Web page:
Miller is deadly spotting up from anywhere, but he makes a ton of threes above-the-break where Afflalo and Foye don’t shoot very well. He is probably best suited to smaller lineups in which he can be stuck on a big and not have to guard any decent scorers. He’s an above-average rebounder for his size and pairing him with Afflalo and Foye provides a ton of spacing around Ty Lawson, one of the best penetrators in the game. Offensively, he could be a very good fit with the right Nuggets lineups.
Why Miller doesn’t fit
Simply put, if Miller doesn’t become a bonafide difference maker and one of the best sixth men in the game, this signing just isn’t worth it. Miller makes little to no sense on a team that is not a legit conference finals contender right away.
It remains a huge question whether or not Denver can be a team that is just a few minor pieces away. The Nuggets are a deep squad relying on the health of decent players like Danilo Gallinari and JaVale McGee to vault them into contention. Defensively is by far where the Nuggets are most deficient, and Mike Miller does nothing to address those concerns.
Adding Miller is also likely to squeeze out the youth movement and hinder the development of players like Gary Harris and Quincy Miller. If the Nuggets end up just squeaking into the playoffs or being one-and-done yet again, both the Nuggets and Mike Miller will have needlessly wasted a year.
Roster space and salary cap concerns
I mentioned earlier that the Nuggets have only one roster spot available, assuming Quincy Miller isn’t waived and Jusuf Nurkic comes to Denver right away. Rumors have been circulating about Nurkic staying overseas another year, but Chris Dempsey confirmed what Tim Connelly has said all along — that Nurkic’s buyout is in place and he’ll join the Nuggets this upcoming season.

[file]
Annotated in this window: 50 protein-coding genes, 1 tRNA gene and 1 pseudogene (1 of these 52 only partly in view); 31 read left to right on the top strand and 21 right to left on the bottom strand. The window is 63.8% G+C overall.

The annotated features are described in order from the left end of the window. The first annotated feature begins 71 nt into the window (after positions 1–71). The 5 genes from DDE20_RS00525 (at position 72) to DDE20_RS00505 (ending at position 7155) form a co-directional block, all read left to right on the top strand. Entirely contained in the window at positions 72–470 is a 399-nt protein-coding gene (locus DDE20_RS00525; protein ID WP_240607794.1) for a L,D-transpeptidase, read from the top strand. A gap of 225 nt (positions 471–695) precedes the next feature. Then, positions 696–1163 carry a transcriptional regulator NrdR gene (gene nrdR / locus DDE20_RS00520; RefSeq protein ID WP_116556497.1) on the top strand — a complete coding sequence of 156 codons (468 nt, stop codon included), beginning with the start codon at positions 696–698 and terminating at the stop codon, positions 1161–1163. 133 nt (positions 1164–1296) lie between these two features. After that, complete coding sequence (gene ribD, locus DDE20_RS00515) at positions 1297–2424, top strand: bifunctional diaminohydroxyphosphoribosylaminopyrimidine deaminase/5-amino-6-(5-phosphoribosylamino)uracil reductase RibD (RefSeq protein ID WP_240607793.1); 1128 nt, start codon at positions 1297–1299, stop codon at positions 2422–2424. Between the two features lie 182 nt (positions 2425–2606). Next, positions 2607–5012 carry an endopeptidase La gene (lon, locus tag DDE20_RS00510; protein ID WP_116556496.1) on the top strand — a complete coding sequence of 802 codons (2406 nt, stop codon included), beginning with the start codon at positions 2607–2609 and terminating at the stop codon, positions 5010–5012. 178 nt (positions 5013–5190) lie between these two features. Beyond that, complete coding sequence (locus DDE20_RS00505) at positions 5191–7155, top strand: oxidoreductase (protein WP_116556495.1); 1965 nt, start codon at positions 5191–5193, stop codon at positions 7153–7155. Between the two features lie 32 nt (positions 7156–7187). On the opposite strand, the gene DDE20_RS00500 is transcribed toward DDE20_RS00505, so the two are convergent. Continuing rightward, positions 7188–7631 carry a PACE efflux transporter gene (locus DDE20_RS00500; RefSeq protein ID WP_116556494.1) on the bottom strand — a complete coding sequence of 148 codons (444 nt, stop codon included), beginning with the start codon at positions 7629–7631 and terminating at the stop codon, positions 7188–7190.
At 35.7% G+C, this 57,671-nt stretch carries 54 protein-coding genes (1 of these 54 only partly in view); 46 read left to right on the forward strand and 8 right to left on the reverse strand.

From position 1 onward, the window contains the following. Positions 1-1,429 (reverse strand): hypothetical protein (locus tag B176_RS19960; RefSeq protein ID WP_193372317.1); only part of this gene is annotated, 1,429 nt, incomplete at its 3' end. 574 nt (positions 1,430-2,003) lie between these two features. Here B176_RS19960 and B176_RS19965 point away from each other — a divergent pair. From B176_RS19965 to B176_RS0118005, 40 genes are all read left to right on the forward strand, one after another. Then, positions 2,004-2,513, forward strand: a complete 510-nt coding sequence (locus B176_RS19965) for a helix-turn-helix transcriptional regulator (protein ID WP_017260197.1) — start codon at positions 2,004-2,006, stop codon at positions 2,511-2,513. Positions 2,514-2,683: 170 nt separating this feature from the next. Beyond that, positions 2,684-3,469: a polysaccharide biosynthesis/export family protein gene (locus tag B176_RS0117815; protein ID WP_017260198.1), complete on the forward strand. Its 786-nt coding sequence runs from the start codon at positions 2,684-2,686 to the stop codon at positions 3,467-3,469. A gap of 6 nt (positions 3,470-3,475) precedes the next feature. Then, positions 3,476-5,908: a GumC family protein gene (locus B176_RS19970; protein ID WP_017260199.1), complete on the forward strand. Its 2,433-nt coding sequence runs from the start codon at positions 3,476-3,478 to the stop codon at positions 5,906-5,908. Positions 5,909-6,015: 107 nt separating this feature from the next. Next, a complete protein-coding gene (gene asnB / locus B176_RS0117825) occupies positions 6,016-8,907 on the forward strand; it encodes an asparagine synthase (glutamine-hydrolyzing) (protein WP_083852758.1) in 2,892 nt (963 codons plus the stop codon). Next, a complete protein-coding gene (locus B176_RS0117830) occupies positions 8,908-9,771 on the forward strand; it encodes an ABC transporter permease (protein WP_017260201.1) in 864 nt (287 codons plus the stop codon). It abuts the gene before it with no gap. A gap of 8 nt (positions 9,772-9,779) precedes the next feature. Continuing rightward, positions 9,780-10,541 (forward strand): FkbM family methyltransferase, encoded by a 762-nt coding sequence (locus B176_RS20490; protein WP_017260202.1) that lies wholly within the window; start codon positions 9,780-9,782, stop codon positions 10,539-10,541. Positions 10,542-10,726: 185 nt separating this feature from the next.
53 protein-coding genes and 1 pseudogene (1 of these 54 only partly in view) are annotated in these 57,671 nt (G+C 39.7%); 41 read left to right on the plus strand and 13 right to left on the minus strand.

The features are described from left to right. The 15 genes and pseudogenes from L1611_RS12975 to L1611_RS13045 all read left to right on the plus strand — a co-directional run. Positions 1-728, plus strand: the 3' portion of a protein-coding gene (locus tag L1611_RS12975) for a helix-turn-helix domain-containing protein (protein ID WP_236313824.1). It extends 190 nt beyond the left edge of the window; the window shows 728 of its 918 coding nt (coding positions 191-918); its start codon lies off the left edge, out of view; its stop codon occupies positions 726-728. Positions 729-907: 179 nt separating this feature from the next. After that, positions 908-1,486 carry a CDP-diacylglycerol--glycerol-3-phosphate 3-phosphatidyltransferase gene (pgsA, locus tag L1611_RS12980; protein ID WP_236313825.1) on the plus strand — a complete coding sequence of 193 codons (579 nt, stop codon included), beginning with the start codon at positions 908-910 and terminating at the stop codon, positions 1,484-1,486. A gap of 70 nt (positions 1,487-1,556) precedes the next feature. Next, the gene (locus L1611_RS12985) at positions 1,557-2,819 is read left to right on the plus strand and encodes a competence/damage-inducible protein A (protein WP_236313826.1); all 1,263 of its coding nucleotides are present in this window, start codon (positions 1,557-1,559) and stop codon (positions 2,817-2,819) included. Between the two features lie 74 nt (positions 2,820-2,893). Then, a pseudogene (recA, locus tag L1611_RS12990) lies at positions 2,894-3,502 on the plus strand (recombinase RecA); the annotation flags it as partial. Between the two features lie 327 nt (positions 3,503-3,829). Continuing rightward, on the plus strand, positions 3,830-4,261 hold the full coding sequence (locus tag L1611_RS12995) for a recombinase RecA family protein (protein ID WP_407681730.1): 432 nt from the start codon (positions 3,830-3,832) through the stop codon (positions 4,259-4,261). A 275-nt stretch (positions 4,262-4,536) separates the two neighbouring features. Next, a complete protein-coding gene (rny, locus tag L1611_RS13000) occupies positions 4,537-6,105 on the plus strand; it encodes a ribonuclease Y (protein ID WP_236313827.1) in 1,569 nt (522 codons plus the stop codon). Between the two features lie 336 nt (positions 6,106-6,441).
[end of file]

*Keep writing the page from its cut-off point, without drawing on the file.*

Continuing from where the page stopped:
Quincy is no guarantee to be kept, but doing so would leave the Nuggets with a glut of forwards and only two real point guards — Ty Lawson and Nate Robinson. Foye would slide into the third PG role and there would be increased pressure on Gallo and Afflalo to be primary creators if Ty or Nate were to miss any games.
The Nuggets will be competing with teams like the Thunder and Grizzlies to sign Mike Miller. He is a likely candidate for the veteran’s minimum or bi-annual exception with those teams. The Nuggets have the full mid-level exception and about $4 million of room under the tax line to bid with, which is enough for a competitive offer. Look for Miller to get a two or three year deal with an annual salary somewhere around $3-5 million.
If no further moves are made, Miller’s future salary would put a dent in the Nuggets flexibility next year, when Kenneth Faried would be due an extension. However, Mozgov has a team option that season and Wilson Chandler has only a partial guarantee, giving the Nuggets options to maneuver further under the cap.